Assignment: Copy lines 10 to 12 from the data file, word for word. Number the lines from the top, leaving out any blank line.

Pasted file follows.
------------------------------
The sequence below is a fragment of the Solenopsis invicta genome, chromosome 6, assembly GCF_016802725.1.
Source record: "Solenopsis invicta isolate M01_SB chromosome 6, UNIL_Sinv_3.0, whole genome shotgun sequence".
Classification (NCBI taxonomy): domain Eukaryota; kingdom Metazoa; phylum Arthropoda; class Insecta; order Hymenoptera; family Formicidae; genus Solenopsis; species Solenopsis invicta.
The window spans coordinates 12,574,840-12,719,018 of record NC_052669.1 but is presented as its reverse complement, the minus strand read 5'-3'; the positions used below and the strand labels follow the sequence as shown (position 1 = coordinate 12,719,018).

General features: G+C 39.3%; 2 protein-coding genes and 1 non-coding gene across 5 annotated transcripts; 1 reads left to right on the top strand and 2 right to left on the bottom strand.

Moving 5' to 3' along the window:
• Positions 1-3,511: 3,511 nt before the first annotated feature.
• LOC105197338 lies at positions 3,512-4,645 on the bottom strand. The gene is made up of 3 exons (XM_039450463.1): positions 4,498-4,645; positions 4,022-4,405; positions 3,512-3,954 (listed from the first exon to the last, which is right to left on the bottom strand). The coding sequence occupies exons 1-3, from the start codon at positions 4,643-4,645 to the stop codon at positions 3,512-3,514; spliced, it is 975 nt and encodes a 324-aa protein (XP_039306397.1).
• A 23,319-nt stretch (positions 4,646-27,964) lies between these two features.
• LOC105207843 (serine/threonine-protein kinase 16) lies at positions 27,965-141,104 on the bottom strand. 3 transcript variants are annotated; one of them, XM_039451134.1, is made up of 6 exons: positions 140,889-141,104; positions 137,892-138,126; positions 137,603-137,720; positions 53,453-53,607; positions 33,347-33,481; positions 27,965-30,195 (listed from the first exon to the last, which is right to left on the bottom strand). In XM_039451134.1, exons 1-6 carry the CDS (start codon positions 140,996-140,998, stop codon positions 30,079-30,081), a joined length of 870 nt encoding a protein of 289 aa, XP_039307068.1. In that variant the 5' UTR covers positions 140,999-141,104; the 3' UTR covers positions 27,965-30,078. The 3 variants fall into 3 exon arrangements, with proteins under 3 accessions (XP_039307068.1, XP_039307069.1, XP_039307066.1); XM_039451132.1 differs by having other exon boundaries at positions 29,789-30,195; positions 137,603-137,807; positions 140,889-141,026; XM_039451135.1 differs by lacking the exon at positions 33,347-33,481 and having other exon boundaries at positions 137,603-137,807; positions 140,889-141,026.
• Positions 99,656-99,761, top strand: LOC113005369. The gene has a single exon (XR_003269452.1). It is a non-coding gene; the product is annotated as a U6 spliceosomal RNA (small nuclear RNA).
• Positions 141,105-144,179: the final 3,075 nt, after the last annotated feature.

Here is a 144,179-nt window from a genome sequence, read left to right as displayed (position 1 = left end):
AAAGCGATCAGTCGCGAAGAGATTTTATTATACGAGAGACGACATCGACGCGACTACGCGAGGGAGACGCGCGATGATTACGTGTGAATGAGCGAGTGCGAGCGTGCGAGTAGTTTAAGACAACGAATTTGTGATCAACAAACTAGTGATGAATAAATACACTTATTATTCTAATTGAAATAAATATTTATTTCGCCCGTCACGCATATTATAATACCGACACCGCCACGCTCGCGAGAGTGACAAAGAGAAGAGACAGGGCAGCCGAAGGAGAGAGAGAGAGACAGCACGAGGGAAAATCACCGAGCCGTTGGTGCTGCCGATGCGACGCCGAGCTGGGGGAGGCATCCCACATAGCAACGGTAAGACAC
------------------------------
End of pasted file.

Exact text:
• LOC105207843 (serine/threonine-protein kinase 16) lies at positions 27,965-141,104 on the bottom strand. 3 transcript variants are annotated; one of them, XM_039451134.1, is made up of 6 exons: positions 140,889-141,104; positions 137,892-138,126; positions 137,603-137,720; positions 53,453-53,607; positions 33,347-33,481; positions 27,965-30,195 (listed from the first exon to the last, which is right to left on the bottom strand). In XM_039451134.1, exons 1-6 carry the CDS (start codon positions 140,996-140,998, stop codon positions 30,079-30,081), a joined length of 870 nt encoding a protein of 289 aa, XP_039307068.1. In that variant the 5' UTR covers positions 140,999-141,104; the 3' UTR covers positions 27,965-30,078. The 3 variants fall into 3 exon arrangements, with proteins under 3 accessions (XP_039307068.1, XP_039307069.1, XP_039307066.1); XM_039451132.1 differs by having other exon boundaries at positions 29,789-30,195; positions 137,603-137,807; positions 140,889-141,026; XM_039451135.1 differs by lacking the exon at positions 33,347-33,481 and having other exon boundaries at positions 137,603-137,807; positions 140,889-141,026.
• Positions 99,656-99,761, top strand: LOC113005369. The gene has a single exon (XR_003269452.1). It is a non-coding gene; the product is annotated as a U6 spliceosomal RNA (small nuclear RNA).
• Positions 141,105-144,179: the final 3,075 nt, after the last annotated feature.